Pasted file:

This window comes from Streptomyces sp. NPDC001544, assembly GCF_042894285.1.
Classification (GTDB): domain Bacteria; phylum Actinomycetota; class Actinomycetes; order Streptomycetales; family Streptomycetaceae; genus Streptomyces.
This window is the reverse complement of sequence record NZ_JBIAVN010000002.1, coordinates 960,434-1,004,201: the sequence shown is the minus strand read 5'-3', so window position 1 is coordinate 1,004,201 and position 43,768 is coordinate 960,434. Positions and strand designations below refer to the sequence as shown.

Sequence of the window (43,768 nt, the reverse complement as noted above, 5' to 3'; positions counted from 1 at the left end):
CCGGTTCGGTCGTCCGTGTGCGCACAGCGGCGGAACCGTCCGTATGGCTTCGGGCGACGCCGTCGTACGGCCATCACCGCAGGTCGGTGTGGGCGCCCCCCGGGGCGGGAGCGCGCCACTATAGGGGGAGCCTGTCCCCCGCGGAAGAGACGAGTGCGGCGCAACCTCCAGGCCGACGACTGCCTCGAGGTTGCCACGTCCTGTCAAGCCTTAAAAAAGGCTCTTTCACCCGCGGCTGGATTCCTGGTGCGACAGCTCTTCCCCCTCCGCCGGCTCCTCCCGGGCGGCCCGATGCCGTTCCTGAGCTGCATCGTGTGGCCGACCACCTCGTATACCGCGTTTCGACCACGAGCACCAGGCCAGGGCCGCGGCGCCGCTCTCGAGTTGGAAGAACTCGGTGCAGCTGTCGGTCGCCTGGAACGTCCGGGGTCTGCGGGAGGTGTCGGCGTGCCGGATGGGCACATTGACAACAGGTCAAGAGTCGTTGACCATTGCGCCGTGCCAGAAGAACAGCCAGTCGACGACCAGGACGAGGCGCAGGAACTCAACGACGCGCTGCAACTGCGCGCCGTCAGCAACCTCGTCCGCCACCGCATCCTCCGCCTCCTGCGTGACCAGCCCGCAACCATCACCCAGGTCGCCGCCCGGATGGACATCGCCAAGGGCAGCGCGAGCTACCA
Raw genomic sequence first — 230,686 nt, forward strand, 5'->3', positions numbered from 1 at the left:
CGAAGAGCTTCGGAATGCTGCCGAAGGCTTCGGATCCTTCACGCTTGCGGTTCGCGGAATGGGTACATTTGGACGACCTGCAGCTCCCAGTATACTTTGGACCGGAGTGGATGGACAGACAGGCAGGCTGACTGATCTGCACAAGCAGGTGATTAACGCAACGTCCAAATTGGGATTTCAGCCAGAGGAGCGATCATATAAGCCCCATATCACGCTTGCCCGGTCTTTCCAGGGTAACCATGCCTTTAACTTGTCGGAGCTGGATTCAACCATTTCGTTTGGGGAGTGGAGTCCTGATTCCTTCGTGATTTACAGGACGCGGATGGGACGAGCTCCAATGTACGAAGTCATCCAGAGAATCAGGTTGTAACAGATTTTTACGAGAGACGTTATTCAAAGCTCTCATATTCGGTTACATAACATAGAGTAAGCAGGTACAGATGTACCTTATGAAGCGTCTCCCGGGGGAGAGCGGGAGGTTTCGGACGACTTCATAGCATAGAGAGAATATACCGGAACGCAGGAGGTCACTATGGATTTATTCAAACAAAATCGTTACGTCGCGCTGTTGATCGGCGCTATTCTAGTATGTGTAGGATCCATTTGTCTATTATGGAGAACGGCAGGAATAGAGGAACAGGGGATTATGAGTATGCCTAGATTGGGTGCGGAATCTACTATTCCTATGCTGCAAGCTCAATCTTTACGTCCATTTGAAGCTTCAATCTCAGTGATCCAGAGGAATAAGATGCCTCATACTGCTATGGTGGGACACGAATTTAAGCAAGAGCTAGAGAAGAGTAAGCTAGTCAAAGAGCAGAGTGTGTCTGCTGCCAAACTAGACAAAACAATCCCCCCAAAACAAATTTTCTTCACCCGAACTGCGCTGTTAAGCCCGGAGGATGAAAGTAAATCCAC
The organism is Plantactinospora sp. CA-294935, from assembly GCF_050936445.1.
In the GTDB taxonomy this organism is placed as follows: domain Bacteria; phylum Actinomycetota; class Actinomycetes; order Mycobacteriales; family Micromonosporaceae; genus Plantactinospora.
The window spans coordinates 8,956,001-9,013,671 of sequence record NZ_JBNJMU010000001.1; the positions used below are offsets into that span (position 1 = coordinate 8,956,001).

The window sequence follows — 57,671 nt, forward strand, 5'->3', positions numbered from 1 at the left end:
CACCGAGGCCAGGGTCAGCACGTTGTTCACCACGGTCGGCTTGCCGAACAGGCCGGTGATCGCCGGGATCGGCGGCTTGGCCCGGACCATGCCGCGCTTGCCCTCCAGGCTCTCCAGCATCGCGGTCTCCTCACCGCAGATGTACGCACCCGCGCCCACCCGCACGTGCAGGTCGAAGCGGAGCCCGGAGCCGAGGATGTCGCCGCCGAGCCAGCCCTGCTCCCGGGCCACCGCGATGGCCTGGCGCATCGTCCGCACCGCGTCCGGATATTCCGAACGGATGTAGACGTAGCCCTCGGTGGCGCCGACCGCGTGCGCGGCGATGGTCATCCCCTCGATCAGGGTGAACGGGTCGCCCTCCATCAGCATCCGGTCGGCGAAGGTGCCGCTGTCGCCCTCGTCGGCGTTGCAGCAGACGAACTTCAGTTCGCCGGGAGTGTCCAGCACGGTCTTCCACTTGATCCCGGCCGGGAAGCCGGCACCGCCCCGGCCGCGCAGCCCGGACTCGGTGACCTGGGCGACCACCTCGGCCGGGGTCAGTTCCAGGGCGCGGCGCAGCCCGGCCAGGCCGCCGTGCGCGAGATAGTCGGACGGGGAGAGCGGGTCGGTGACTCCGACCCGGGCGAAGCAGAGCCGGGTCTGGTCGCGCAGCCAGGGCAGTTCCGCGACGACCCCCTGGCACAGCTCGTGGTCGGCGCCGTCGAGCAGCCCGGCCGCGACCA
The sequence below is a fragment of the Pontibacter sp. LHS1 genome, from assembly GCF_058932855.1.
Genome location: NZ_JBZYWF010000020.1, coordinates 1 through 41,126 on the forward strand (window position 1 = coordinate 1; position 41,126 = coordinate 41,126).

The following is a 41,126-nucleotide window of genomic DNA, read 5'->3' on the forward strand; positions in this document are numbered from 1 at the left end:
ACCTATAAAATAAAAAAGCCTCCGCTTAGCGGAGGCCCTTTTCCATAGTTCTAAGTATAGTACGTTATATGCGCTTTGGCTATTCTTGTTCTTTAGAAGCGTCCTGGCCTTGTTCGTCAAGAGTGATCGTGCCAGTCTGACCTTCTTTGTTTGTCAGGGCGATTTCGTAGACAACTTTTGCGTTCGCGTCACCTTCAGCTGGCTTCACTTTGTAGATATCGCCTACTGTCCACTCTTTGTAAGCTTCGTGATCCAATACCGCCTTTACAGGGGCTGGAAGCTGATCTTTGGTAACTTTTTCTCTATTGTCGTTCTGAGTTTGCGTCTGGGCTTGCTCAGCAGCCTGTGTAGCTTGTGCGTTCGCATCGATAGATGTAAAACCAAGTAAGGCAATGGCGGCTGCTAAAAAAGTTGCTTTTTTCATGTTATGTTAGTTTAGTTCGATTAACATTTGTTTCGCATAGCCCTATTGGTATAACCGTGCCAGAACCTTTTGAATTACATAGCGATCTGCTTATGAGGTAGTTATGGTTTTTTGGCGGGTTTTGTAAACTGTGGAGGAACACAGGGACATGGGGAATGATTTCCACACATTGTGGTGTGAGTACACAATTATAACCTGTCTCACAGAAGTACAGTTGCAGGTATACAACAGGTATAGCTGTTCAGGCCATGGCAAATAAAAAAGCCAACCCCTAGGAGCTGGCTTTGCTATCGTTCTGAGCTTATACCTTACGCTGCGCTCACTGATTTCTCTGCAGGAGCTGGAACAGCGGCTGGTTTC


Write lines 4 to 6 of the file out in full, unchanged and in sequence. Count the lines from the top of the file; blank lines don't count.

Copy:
Sequence of the window (43,768 nt, the reverse complement as noted above, 5' to 3'; positions counted from 1 at the left end):
CCGGTTCGGTCGTCCGTGTGCGCACAGCGGCGGAACCGTCCGTATGGCTTCGGGCGACGCCGTCGTACGGCCATCACCGCAGGTCGGTGTGGGCGCCCCCCGGGGCGGGAGCGCGCCACTATAGGGGGAGCCTGTCCCCCGCGGAAGAGACGAGTGCGGCGCAACCTCCAGGCCGACGACTGCCTCGAGGTTGCCACGTCCTGTCAAGCCTTAAAAAAGGCTCTTTCACCCGCGGCTGGATTCCTGGTGCGACAGCTCTTCCCCCTCCGCCGGCTCCTCCCGGGCGGCCCGATGCCGTTCCTGAGCTGCATCGTGTGGCCGACCACCTCGTATACCGCGTTTCGACCACGAGCACCAGGCCAGGGCCGCGGCGCCGCTCTCGAGTTGGAAGAACTCGGTGCAGCTGTCGGTCGCCTGGAACGTCCGGGGTCTGCGGGAGGTGTCGGCGTGCCGGATGGGCACATTGACAACAGGTCAAGAGTCGTTGACCATTGCGCCGTGCCAGAAGAACAGCCAGTCGACGACCAGGACGAGGCGCAGGAACTCAACGACGCGCTGCAACTGCGCGCCGTCAGCAACCTCGTCCGCCACCGCATCCTCCGCCTCCTGCGTGACCAGCCCGCAACCATCACCCAGGTCGCCGCCCGGATGGACATCGCCAAGGGCAGCGCGAGCTACCA
Raw genomic sequence first — 230,686 nt, forward strand, 5'->3', positions numbered from 1 at the left: